The International Finance Centre was completed and became operational in the year 2003. However, it is still the epicenter of all talks related to international business and investment. It has become one of the landmarks of the Hong King Islands that are known worldwide.
It is situated in the midst of a jungle of skyscrapers that have dominated every corner of the island. It seems to command a sense of respect from all those tall buildings. It is one of the most gruesome battle sites in the recent history of international corporations. At the time of writing this, the International Finance Centre is the 8th tallest office building in the entire world. It is often compared to the former World Trade Center in New York. It is a symbol of strength and potential of the new and emerging Asian markets.
The tallest building in Hong Kong, it also has an international symbol of prestige for companies that have their offices in it. It stands out from the crowd and is one of the most recognized modern structures in entire Asia, outside the continent. To the modern world, the International Finance Centre is what the Great Wall used to be to China, a few centuries ago.
The IFC is divided into two main buildings. They are called Tower One and Tower Two. Tower One is known for its signature shopping mall, while the other for its 88 storey’s.
Tower One was completed and started prior to the second one going operational. It has around 40 floors and is no less magnificent than its taller counterpart. It is divided into 4 zones, and is built up on a total area of approximately 800,000 square feet. More than 5,000 people can occupy the building at an instance.
The International Finance Centre was developed under a joint venture of Sun Hung Kai Properties and MTR Corporation. The IFC was created with the aim of exhibiting the financial prowess of Asia to the rest of the world. It is strategically placed; very close to the airport, to make it better accessible for international business tycoons.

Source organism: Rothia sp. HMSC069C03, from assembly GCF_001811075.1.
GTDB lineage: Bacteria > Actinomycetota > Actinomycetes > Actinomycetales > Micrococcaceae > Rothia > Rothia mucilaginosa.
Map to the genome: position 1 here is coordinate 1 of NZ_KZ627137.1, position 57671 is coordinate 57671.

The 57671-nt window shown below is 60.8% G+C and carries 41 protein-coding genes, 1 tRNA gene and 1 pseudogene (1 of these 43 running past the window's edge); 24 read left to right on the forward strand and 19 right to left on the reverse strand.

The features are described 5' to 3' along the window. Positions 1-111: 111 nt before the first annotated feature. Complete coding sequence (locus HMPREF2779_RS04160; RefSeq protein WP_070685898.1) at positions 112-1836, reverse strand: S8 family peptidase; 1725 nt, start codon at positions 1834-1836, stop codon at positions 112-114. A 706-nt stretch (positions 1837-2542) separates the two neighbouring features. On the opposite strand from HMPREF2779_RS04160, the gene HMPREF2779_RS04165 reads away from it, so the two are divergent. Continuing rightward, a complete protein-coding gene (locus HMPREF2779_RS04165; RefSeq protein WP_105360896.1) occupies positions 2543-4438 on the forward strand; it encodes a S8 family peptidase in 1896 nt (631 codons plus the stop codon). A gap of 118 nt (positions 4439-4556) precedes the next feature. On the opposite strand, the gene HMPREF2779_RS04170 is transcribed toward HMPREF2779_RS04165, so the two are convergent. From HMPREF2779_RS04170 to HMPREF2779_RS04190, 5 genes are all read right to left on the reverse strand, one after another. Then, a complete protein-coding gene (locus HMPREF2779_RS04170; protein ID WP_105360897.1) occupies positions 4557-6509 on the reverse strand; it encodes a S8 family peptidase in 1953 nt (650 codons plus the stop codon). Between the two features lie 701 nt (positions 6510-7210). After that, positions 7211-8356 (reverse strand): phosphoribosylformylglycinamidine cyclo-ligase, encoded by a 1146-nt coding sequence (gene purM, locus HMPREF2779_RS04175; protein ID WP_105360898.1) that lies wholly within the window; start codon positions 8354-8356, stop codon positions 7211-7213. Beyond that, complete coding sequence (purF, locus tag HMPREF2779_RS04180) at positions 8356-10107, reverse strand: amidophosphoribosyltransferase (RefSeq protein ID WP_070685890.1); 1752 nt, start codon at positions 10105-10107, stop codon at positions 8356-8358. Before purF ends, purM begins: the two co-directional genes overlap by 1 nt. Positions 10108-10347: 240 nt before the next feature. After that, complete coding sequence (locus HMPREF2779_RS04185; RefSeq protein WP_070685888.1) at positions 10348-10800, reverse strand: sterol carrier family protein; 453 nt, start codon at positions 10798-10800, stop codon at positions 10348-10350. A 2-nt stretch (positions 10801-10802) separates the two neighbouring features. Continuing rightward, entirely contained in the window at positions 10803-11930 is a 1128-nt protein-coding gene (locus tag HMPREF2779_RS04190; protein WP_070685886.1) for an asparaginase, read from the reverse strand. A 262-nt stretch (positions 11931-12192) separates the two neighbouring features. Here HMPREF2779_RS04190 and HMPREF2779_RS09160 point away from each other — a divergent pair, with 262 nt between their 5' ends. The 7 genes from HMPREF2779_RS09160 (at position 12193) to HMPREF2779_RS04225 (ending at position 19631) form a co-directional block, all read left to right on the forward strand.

Tower Two of the IFC is as appealing as it is magnificent. It is the tallest feature of the complex and was designed by the world renowned architect Cesar Pelli. It was completed only in 2003; years after Tower One became operational. It has 88 floors, as the number 88 is considered to be very lucky in Chinese mythology.
However, it is interesting to note that Tower Two does not have exactly 88 floors. This is due to some other superstitions in the local culture. A number of floors have been omitted while numbering. This is because many numbers, such as 14 and 24 are considered taboo, because they sound very much like some expressions related to death.
The Tower Two of the International Finance Centre is known for its excellent and modern telecommunications facilities. A number of floors have been reserved for the use of the Hong Kong Monetary Authority. The floors of the building are designed in such an amazing manner that the columns are not visible at all. This tower is designed to accommodate three times more people than its counterpart. Together, both the towers can accommodate 20,000 people at one go.